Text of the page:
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Thursday, November 08, 2007


by Alan Catlin

In November 2006, [Paul] Chan was invited to lecture at Tulane University. During his stay, he toured the flood-ravaged city. The stark landscape led him to think of New Orleans as the perfect setting for an outdoor version of Godot. "In the (Lower) 9th Ward and parts of Gentilly, you saw these barren streets," he said. "In Godot, the only setting is a road and a tree." But Chan, who lives in New York, said it was "not only a visual sensation that suggested (Samuel) Beckett's play, but the sense of waiting, waiting for Road Home money, or friends in Houston and Atlanta, waiting for them to return."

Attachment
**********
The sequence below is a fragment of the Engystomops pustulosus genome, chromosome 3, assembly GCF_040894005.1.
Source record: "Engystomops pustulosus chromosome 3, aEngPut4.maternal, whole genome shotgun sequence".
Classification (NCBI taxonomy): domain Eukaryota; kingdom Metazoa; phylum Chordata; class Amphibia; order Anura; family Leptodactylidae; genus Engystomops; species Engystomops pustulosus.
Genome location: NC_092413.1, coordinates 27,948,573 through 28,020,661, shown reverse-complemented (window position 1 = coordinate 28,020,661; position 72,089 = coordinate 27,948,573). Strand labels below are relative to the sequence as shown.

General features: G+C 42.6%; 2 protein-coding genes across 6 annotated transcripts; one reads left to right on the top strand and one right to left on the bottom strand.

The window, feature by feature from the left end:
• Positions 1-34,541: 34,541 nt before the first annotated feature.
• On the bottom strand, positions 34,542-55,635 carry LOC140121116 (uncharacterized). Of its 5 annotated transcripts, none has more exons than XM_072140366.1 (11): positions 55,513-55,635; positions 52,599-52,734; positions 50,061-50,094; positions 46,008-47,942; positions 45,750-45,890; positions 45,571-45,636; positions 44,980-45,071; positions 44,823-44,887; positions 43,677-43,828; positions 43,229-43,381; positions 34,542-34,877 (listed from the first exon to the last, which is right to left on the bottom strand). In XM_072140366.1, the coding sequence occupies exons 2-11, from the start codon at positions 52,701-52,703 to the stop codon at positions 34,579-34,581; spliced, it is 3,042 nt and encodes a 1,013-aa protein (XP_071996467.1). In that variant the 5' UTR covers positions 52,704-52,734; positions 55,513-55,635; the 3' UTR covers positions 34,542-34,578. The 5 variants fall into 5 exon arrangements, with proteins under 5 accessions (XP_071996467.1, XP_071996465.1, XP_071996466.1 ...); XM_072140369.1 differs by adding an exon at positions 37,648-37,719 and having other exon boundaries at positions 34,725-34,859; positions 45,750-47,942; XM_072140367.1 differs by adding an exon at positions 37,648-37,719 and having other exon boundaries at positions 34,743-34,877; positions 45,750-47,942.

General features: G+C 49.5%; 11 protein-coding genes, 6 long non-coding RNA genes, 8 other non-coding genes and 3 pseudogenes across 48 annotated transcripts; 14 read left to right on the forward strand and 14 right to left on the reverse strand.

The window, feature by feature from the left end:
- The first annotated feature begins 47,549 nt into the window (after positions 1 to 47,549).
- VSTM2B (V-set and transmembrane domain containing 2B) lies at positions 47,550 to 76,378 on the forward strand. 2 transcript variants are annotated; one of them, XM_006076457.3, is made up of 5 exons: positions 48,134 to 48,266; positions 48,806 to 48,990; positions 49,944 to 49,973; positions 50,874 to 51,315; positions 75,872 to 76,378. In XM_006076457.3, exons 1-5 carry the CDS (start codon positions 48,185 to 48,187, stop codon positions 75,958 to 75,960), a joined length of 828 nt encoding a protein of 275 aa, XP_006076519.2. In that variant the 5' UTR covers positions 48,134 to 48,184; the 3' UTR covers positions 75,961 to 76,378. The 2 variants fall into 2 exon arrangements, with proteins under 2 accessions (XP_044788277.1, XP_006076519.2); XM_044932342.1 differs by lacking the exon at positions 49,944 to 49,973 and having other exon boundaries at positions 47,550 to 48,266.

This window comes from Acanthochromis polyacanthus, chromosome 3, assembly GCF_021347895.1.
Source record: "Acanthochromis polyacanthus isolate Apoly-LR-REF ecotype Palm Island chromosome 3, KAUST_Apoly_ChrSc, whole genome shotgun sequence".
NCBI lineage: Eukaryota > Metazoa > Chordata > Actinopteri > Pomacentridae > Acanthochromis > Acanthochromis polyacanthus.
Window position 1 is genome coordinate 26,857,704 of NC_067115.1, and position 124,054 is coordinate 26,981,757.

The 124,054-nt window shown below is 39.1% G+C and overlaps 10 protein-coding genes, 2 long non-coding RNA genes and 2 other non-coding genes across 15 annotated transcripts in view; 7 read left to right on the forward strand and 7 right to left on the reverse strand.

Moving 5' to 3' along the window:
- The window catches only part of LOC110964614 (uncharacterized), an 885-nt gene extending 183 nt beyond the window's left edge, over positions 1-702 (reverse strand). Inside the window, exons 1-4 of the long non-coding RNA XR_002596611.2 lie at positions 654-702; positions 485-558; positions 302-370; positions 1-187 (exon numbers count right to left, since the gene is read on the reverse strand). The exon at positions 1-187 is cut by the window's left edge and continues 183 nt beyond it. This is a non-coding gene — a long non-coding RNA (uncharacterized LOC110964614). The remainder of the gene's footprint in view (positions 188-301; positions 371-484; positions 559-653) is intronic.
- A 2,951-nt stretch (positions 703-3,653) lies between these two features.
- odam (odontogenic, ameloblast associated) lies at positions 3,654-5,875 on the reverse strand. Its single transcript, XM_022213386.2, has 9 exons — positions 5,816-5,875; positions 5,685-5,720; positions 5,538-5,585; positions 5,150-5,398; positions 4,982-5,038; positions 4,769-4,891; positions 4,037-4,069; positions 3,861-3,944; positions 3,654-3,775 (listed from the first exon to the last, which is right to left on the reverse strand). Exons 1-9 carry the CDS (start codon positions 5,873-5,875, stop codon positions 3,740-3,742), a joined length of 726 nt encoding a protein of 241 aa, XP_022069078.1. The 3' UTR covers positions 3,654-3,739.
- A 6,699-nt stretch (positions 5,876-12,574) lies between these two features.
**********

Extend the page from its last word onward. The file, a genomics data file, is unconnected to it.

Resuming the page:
--"Artist Paul Chan brings his 'Godot' to a waiting city,"
by Doug MacCash and David Cuthbert, November 06, 2007

staged in

9th Ward


say, "Waiting,
I can tell you

about waiting."
Waiting for rescue

waiting for FEMA
for Red Cross

for National Guard
all deployed to Iraq

Waiting for housing
waiting for jobs

for new schools
Waiting for Bush

Alan Catlin's latest chapbook is a long poem, "Thou Shalt Not Kill", an updating of Rexroth's seminal poem of the same name. Whereas Rexroth riffs on the abuses of the Eisenhower adminstration, the update observes abuses of power in the current administration with particular attention to the cynical, criminal behavior towards the Katrina hurricane victims. One year later, the victims are not forgotten. No matter how many candles the Bushes light, the appalling lack of humanity and the blatant hypocrisy of the folks in charge is as apparent as the disenfranchised, the homeless, and the poverty stricken people of the Gulf states.